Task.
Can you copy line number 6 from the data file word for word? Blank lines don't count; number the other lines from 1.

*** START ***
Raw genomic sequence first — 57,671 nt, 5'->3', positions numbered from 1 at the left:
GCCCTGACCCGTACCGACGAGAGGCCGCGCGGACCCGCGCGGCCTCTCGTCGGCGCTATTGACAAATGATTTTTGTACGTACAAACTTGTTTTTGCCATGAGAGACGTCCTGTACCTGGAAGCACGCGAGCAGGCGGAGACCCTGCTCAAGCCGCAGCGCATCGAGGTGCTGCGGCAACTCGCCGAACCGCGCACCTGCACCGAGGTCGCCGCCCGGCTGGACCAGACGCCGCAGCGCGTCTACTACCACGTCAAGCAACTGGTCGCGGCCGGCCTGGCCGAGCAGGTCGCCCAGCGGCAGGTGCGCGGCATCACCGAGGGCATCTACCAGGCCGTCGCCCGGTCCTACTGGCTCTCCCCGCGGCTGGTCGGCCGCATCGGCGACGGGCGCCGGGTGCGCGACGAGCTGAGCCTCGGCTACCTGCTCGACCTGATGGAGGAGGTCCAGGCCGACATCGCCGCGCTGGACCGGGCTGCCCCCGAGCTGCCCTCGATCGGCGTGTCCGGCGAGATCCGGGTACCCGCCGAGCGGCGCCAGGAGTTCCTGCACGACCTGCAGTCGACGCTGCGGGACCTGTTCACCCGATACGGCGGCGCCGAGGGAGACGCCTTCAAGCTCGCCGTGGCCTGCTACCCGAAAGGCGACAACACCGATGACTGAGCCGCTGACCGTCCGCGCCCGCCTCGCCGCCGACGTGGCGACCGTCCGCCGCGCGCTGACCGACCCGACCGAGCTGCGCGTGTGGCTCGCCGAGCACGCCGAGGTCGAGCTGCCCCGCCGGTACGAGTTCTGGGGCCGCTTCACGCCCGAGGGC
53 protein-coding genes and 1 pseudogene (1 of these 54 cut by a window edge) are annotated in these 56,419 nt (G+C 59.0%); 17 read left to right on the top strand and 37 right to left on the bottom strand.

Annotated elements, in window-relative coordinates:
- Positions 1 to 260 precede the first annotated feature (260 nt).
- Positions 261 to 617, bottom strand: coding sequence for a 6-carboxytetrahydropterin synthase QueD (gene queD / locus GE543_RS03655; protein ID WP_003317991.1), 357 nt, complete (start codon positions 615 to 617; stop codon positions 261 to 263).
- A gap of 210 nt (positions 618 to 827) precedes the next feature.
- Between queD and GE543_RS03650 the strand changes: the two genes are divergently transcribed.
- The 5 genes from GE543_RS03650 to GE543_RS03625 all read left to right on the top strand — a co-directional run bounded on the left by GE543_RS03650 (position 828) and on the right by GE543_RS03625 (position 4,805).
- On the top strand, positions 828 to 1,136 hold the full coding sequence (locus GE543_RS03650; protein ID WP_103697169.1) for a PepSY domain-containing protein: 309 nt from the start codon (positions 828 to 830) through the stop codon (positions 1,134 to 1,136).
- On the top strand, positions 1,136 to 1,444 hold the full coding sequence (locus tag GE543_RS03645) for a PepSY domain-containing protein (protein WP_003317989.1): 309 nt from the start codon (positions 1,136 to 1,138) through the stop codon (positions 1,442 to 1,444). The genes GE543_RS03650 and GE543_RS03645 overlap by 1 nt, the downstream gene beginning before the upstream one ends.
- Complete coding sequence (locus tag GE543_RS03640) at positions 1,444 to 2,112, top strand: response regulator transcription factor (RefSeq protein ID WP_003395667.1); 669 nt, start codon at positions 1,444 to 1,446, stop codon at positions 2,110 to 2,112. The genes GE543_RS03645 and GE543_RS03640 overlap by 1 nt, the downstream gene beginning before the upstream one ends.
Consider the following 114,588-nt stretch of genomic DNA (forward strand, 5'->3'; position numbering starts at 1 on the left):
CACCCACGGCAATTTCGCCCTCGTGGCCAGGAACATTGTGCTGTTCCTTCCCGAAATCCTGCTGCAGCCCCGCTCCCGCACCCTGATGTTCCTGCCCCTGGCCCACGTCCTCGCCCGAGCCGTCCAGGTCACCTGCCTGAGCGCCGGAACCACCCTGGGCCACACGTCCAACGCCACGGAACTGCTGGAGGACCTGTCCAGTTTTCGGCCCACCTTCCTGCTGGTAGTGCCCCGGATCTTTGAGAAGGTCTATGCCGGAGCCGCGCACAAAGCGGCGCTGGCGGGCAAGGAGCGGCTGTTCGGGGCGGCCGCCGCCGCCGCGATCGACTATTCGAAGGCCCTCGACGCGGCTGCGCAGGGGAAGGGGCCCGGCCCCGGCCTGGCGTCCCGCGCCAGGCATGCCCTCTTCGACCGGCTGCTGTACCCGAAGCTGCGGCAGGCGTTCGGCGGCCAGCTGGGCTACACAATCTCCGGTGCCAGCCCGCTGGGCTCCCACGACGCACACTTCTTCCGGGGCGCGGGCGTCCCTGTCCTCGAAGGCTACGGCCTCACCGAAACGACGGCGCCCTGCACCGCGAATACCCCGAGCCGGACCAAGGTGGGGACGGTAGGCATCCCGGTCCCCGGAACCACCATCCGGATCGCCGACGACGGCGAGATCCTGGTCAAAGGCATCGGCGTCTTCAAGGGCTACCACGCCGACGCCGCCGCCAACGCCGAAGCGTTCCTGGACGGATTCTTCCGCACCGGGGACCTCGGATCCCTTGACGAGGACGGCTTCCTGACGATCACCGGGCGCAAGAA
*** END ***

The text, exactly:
- Positions 261 to 617, bottom strand: coding sequence for a 6-carboxytetrahydropterin synthase QueD (gene queD / locus GE543_RS03655; protein ID WP_003317991.1), 357 nt, complete (start codon positions 615 to 617; stop codon positions 261 to 263).